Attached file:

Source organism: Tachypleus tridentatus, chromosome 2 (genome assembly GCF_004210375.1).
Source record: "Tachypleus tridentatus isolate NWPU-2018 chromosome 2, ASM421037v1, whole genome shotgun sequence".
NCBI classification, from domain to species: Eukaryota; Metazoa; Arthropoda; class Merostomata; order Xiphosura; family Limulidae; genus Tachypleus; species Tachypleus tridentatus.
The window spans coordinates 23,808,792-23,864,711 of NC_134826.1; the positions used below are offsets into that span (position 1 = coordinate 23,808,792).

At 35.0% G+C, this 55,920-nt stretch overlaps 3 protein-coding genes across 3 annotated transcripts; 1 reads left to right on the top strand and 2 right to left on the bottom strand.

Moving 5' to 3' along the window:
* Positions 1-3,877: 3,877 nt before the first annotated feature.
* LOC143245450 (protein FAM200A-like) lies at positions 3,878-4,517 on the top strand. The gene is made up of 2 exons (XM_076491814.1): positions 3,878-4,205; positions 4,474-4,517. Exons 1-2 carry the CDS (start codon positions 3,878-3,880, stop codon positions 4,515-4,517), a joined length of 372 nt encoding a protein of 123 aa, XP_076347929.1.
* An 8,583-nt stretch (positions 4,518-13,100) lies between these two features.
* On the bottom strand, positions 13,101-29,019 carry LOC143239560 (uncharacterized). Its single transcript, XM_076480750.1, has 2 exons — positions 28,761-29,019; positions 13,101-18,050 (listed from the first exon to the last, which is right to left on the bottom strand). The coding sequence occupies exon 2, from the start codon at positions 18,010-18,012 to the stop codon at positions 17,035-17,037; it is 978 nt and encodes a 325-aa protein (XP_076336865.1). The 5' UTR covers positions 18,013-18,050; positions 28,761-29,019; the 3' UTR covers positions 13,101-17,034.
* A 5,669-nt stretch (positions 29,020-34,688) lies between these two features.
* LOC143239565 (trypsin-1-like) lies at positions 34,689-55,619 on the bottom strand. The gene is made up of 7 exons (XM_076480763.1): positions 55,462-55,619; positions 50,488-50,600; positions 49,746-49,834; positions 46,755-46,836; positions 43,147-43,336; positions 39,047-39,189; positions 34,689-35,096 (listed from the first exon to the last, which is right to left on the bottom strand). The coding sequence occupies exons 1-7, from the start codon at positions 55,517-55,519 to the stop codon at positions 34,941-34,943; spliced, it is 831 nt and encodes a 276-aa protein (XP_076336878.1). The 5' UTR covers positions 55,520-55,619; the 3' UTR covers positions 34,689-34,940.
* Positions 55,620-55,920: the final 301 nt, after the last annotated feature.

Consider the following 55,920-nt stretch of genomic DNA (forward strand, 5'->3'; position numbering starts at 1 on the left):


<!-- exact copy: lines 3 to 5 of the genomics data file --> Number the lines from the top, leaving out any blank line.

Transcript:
NCBI classification, from domain to species: Eukaryota; Metazoa; Arthropoda; class Merostomata; order Xiphosura; family Limulidae; genus Tachypleus; species Tachypleus tridentatus.
The window spans coordinates 23,808,792-23,864,711 of NC_134826.1; the positions used below are offsets into that span (position 1 = coordinate 23,808,792).

At 35.0% G+C, this 55,920-nt stretch overlaps 3 protein-coding genes across 3 annotated transcripts; 1 reads left to right on the top strand and 2 right to left on the bottom strand.